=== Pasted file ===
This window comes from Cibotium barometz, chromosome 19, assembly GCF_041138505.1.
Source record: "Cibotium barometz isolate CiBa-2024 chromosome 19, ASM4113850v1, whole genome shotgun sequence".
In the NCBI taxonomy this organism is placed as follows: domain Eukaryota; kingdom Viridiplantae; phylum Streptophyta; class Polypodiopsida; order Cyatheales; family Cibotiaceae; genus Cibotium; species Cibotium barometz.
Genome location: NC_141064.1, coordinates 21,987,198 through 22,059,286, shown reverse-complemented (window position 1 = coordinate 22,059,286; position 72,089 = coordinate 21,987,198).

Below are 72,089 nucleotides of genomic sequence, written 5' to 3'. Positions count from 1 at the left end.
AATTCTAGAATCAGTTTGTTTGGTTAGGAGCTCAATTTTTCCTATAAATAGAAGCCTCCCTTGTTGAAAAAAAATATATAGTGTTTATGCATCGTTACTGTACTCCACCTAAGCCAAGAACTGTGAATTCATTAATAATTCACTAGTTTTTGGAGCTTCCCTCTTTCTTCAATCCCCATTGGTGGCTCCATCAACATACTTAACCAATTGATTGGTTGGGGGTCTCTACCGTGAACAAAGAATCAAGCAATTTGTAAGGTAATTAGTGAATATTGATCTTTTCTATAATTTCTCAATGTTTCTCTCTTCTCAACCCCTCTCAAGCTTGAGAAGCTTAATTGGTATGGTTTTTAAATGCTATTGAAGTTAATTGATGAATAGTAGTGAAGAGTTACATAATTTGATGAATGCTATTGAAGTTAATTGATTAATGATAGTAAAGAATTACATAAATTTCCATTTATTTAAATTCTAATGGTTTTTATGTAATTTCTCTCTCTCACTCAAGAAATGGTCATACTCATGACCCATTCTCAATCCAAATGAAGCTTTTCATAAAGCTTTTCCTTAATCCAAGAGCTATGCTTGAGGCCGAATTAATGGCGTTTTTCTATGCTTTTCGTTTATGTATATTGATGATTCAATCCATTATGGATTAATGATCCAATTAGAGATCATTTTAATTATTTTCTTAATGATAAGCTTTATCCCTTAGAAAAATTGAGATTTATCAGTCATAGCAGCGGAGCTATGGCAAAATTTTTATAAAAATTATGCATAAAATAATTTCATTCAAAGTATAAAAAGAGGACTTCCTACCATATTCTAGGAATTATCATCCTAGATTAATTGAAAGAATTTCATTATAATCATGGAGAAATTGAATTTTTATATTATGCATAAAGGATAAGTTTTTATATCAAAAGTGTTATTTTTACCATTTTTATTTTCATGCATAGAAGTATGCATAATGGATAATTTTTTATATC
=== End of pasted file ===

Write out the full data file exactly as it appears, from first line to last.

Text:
This window comes from Cibotium barometz, chromosome 19, assembly GCF_041138505.1.
Source record: "Cibotium barometz isolate CiBa-2024 chromosome 19, ASM4113850v1, whole genome shotgun sequence".
In the NCBI taxonomy this organism is placed as follows: domain Eukaryota; kingdom Viridiplantae; phylum Streptophyta; class Polypodiopsida; order Cyatheales; family Cibotiaceae; genus Cibotium; species Cibotium barometz.
Genome location: NC_141064.1, coordinates 21,987,198 through 22,059,286, shown reverse-complemented (window position 1 = coordinate 22,059,286; position 72,089 = coordinate 21,987,198).

Below are 72,089 nucleotides of genomic sequence, written 5' to 3'. Positions count from 1 at the left end.
AATTCTAGAATCAGTTTGTTTGGTTAGGAGCTCAATTTTTCCTATAAATAGAAGCCTCCCTTGTTGAAAAAAAATATATAGTGTTTATGCATCGTTACTGTACTCCACCTAAGCCAAGAACTGTGAATTCATTAATAATTCACTAGTTTTTGGAGCTTCCCTCTTTCTTCAATCCCCATTGGTGGCTCCATCAACATACTTAACCAATTGATTGGTTGGGGGTCTCTACCGTGAACAAAGAATCAAGCAATTTGTAAGGTAATTAGTGAATATTGATCTTTTCTATAATTTCTCAATGTTTCTCTCTTCTCAACCCCTCTCAAGCTTGAGAAGCTTAATTGGTATGGTTTTTAAATGCTATTGAAGTTAATTGATGAATAGTAGTGAAGAGTTACATAATTTGATGAATGCTATTGAAGTTAATTGATTAATGATAGTAAAGAATTACATAAATTTCCATTTATTTAAATTCTAATGGTTTTTATGTAATTTCTCTCTCTCACTCAAGAAATGGTCATACTCATGACCCATTCTCAATCCAAATGAAGCTTTTCATAAAGCTTTTCCTTAATCCAAGAGCTATGCTTGAGGCCGAATTAATGGCGTTTTTCTATGCTTTTCGTTTATGTATATTGATGATTCAATCCATTATGGATTAATGATCCAATTAGAGATCATTTTAATTATTTTCTTAATGATAAGCTTTATCCCTTAGAAAAATTGAGATTTATCAGTCATAGCAGCGGAGCTATGGCAAAATTTTTATAAAAATTATGCATAAAATAATTTCATTCAAAGTATAAAAAGAGGACTTCCTACCATATTCTAGGAATTATCATCCTAGATTAATTGAAAGAATTTCATTATAATCATGGAGAAATTGAATTTTTATATTATGCATAAAGGATAAGTTTTTATATCAAAAGTGTTATTTTTACCATTTTTATTTTCATGCATAGAAGTATGCATAATGGATAATTTTTTATATC